Robert O'Shea, Partner, Matheson, writing in the Irish Times, 5 May 2022
The proposal for a Corporate Sustainability Reporting Directive ("CSRD") now enters a decisive phase in the EU legislative process as trilogue negotiations between the EU Commission, Council and Parliament are underway with a view to formal adoption over the coming months.
Significant issues remain to be agreed and we can expect intense policy deliberations during the upcoming French EU presidency.
In summary, the proposed measures would:
- apply to all large EU companies and all companies listed on EU regulated markets. The scope of current disclosure legislation under the 2014 Directive 2014/95/EU is confined to large public-interest companies with more than 500 employees. This covers approximately 11,700 large companies and groups across the EU, listed companies, banks, insurance companies, other companies designated by national authorities as public-interest entities; (The new measures will cover some 50,000 entities in total);
- require companies to report in line with EU sustainability standards; and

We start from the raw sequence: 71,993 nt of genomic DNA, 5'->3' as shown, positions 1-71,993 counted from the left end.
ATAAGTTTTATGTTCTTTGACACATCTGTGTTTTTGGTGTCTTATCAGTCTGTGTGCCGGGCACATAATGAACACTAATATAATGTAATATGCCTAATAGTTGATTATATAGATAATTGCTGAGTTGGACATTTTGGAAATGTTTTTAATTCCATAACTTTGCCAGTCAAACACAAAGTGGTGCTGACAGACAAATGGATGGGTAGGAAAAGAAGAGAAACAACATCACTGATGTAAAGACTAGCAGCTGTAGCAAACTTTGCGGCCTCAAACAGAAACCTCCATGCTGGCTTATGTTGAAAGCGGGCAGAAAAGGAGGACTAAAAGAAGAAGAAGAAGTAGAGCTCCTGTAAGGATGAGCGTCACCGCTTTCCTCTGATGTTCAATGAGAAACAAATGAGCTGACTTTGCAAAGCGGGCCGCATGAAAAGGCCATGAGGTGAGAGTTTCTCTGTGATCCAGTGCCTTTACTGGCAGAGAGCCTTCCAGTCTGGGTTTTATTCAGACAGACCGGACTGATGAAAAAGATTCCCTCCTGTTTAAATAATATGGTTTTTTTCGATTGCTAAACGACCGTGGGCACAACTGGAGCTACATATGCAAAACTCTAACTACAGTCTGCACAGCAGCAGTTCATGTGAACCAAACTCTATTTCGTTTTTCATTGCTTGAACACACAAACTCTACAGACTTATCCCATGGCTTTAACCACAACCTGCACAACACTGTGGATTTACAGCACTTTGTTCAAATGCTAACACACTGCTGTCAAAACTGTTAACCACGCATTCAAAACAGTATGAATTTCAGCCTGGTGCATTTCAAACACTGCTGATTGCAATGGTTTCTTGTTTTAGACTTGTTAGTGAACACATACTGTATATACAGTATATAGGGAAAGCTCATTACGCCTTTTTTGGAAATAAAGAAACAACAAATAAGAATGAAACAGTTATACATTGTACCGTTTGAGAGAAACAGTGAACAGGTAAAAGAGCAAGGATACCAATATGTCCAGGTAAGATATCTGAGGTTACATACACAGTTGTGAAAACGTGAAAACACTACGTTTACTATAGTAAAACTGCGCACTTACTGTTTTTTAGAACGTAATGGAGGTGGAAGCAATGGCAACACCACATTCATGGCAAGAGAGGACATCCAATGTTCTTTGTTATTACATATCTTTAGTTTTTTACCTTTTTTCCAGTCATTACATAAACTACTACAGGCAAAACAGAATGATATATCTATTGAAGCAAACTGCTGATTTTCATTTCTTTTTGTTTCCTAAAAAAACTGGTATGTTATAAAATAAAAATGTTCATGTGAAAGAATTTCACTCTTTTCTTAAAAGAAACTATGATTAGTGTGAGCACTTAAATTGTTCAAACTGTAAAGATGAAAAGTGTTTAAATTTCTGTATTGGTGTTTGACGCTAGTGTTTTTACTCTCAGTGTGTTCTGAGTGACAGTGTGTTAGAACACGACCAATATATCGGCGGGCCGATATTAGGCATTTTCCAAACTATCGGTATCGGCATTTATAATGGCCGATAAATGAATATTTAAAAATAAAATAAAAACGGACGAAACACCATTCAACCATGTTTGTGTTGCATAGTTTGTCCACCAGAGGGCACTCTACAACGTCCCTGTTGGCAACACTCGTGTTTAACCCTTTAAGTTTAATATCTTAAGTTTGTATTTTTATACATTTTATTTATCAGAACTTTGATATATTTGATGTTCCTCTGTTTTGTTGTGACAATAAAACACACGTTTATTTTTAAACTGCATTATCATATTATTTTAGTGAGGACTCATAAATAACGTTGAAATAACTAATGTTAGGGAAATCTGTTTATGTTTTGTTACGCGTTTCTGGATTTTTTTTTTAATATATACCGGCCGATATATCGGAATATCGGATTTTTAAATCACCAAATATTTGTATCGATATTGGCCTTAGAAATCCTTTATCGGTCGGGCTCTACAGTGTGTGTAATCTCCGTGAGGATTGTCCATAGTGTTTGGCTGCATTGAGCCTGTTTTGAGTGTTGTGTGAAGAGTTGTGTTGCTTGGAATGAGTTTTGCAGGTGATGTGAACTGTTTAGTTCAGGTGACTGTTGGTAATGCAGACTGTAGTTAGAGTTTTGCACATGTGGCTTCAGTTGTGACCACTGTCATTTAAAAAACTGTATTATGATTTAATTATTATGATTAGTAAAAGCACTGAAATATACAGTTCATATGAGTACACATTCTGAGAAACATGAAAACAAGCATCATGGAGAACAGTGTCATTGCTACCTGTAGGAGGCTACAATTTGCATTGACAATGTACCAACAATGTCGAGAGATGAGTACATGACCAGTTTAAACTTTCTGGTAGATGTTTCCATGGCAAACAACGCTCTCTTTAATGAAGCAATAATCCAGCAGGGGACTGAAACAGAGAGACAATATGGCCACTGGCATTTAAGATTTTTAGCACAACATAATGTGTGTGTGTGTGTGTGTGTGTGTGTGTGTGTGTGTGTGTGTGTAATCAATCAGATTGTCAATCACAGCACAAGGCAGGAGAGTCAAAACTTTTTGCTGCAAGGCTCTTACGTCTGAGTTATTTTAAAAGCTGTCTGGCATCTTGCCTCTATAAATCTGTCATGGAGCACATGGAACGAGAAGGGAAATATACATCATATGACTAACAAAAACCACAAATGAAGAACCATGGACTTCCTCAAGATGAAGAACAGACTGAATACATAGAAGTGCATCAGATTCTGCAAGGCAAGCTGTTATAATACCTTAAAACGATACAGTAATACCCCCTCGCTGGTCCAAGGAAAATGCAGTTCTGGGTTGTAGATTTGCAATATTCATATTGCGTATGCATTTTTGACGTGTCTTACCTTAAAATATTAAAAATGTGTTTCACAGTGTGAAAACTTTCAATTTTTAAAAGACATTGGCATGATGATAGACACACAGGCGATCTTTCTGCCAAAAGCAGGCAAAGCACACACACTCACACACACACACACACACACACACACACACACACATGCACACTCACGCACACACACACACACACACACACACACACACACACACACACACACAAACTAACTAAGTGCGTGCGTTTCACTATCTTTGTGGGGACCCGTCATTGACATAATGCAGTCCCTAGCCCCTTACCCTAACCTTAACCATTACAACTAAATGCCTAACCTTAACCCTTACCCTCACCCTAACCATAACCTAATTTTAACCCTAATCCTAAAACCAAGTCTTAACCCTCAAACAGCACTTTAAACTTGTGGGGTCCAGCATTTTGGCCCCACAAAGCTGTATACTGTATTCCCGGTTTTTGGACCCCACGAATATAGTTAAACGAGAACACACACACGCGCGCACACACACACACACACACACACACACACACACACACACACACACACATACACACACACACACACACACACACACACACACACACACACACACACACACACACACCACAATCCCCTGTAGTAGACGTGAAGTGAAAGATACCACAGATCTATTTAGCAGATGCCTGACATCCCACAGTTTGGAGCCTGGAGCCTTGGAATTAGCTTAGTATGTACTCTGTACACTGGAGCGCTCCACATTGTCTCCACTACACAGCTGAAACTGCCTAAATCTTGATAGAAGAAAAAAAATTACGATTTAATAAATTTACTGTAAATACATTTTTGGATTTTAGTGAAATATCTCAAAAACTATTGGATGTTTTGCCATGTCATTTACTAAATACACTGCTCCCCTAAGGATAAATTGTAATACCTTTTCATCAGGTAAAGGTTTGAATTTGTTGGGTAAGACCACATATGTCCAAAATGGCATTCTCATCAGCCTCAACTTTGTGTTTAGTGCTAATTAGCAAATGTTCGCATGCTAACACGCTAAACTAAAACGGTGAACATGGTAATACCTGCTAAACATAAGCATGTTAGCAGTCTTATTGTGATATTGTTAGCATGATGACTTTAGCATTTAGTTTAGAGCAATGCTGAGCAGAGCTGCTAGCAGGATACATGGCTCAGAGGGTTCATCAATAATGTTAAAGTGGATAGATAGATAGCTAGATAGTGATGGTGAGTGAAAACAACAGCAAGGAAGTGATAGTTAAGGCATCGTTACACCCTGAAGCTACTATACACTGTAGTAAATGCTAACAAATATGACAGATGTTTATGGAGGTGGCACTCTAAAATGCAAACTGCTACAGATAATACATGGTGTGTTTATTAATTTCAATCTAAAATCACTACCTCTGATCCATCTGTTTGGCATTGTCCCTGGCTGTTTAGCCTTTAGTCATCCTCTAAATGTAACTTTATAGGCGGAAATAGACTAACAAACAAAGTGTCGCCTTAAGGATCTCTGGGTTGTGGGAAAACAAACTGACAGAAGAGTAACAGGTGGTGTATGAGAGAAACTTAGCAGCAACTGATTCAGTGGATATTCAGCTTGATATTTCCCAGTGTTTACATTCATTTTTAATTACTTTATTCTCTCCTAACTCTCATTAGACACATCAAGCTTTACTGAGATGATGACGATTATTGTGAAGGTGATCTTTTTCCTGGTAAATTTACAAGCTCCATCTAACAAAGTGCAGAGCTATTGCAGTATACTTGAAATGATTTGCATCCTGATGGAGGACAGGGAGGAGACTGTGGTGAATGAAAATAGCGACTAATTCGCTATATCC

- require the audit (assurance) and digital tagging of reported information.
The most significant issues at play concern timing (with proposals to defer or phase in reporting obligations), interoperability with other international standards, in addition to the exposure drafts and working papers recently issued by the European Financial Reporting Advisory Group (tasked with devising sustainability reporting standards).
Meanwhile, the recent proposal for a Corporate Sustainability Due Diligence Directive ("CSDDD") would bind EU companies to more stringent environmental, social and governance obligations with a related expansion in time of directors' duties under Irish law. A key objective of the CSDDD is to improve corporate governance sustainability practices, to better integrate risk management and mitigation processes of environmental, climate change and human rights risks and impacts, into corporate strategies.